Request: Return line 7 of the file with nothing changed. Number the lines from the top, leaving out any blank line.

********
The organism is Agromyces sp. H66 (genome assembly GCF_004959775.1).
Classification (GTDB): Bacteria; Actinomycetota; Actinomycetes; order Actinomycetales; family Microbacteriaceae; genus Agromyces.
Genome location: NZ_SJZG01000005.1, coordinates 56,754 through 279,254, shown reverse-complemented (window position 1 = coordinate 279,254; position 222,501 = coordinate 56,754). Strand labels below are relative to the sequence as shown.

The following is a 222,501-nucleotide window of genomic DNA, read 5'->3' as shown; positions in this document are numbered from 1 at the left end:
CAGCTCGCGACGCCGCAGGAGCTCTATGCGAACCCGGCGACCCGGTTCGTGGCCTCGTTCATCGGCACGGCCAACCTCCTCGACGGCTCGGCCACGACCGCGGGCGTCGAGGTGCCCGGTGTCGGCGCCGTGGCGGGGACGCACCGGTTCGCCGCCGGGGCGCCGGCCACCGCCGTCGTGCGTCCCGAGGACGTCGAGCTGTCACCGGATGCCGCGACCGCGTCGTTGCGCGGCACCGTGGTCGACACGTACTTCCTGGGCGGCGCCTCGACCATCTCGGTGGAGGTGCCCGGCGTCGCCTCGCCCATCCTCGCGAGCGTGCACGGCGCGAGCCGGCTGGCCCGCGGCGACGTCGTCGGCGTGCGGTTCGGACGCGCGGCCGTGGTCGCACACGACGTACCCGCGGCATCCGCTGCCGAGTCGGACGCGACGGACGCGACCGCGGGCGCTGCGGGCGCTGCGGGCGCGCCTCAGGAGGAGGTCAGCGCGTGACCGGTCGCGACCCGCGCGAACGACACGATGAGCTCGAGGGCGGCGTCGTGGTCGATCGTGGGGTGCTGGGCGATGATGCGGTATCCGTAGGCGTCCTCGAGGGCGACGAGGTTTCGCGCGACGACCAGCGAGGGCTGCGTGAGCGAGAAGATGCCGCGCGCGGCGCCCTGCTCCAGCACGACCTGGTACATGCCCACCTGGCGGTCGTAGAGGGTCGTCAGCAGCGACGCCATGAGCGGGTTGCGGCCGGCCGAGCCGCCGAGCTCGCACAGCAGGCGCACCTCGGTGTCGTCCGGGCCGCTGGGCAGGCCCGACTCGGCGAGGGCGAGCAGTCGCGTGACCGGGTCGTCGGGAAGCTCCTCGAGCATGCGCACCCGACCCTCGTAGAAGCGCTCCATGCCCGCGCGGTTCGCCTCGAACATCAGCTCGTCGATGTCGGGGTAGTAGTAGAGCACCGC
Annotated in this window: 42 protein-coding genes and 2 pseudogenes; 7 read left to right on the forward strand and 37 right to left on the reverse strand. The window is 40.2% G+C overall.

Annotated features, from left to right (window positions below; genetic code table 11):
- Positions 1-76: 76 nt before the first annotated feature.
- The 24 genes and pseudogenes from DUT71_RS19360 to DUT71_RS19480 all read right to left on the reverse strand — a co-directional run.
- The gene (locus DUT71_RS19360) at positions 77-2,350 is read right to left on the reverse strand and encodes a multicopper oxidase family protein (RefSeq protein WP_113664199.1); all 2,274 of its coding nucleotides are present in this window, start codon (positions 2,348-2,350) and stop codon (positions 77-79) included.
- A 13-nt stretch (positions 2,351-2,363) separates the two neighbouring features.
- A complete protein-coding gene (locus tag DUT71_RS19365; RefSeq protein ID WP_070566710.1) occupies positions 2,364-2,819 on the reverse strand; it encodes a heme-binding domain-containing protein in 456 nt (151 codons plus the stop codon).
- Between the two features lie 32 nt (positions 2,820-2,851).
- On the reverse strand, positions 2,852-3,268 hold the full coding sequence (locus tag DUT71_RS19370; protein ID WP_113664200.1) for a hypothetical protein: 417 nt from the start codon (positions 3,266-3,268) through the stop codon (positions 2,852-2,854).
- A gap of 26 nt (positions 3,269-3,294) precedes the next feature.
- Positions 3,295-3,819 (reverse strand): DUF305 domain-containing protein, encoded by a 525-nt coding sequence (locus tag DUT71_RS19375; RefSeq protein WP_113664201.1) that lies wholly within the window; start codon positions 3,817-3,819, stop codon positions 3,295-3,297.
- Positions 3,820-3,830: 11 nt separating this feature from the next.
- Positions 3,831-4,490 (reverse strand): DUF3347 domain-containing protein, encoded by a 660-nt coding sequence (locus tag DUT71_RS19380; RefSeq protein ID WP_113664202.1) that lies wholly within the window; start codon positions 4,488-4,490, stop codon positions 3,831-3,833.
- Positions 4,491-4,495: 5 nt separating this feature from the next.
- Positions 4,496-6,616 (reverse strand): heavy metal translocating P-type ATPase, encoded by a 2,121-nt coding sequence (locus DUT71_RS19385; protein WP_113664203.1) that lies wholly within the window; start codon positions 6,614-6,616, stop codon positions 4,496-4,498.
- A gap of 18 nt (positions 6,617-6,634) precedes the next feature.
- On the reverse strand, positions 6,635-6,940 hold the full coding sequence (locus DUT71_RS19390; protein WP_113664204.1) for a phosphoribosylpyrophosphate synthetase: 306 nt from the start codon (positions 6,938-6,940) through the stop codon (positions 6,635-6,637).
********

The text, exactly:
Annotated features, from left to right (window positions below; genetic code table 11):